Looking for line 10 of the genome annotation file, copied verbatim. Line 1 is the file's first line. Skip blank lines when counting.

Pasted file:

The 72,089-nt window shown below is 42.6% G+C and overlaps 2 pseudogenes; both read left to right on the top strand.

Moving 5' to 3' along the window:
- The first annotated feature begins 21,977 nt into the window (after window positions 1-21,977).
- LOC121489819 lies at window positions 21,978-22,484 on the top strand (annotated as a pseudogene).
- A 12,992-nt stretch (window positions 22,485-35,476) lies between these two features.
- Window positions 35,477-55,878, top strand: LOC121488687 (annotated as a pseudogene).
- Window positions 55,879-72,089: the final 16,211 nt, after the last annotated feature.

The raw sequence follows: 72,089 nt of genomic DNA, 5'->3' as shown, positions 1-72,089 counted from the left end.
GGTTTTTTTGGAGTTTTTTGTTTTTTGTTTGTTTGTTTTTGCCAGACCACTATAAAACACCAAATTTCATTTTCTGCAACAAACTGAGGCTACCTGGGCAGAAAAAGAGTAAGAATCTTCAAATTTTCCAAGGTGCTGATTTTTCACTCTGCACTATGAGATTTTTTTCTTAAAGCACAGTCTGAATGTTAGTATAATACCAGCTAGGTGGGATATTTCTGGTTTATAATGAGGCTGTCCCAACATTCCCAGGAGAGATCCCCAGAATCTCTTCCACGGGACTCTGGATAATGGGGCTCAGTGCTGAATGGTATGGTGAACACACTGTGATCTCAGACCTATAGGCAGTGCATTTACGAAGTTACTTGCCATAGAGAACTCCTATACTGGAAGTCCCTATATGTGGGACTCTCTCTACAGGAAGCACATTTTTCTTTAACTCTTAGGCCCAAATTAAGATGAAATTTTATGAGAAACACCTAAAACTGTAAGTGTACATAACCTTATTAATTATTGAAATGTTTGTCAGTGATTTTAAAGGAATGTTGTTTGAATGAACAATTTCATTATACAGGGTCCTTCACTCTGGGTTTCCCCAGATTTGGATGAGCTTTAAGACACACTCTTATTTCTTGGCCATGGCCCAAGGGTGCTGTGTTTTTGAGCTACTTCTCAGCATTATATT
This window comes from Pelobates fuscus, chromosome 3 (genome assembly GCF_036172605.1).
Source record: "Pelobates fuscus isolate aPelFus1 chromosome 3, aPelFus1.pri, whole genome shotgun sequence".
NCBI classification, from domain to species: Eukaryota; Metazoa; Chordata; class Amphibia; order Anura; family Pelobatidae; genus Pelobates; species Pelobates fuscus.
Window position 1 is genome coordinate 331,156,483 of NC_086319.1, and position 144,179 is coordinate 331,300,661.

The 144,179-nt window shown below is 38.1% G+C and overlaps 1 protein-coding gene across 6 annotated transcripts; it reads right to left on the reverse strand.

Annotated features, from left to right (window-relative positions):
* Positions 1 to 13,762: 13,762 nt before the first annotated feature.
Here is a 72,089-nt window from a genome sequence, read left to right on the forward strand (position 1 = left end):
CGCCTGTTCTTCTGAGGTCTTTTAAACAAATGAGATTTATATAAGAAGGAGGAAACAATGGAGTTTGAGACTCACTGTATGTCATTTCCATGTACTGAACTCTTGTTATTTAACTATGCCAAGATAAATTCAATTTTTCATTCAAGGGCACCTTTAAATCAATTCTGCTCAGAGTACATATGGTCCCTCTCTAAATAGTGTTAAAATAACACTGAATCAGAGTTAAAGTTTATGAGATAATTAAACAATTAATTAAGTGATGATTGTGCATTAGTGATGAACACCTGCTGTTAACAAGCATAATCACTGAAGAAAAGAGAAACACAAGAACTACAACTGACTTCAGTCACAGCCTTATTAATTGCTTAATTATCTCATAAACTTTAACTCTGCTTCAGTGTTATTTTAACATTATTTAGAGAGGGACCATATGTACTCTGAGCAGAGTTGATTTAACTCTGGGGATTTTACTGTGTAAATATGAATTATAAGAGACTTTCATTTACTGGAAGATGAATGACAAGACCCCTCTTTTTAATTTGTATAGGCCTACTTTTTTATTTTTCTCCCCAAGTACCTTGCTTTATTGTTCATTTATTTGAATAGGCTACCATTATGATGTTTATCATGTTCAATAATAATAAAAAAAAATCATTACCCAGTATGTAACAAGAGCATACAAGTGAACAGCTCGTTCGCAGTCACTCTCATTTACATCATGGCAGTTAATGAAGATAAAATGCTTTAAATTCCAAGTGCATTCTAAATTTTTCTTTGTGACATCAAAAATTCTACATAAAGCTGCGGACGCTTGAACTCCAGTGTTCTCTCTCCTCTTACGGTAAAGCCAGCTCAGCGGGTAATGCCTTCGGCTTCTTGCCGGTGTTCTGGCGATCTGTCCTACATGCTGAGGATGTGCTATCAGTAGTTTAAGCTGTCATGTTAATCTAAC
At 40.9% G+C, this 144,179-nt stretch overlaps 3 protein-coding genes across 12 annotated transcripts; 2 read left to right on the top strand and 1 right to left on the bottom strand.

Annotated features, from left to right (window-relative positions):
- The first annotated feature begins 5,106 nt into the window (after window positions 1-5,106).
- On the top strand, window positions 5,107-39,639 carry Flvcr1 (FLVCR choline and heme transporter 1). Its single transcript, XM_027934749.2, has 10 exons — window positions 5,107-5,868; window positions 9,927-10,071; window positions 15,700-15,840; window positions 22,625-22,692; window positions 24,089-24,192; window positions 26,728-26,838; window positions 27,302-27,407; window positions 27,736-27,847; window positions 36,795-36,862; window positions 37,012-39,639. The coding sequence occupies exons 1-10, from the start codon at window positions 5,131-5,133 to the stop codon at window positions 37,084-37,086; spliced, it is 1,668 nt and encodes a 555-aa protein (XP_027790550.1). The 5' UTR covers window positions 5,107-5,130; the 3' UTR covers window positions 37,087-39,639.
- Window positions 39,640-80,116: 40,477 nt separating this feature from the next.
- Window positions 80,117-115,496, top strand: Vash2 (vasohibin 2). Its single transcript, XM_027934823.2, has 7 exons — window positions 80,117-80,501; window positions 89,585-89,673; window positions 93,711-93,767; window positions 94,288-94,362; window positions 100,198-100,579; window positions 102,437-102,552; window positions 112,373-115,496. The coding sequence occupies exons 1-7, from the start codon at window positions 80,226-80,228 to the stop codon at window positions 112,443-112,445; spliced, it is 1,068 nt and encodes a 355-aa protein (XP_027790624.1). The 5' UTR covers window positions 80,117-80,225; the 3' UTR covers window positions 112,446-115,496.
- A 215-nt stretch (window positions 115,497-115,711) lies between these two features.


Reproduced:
This window comes from Pelobates fuscus, chromosome 3 (genome assembly GCF_036172605.1).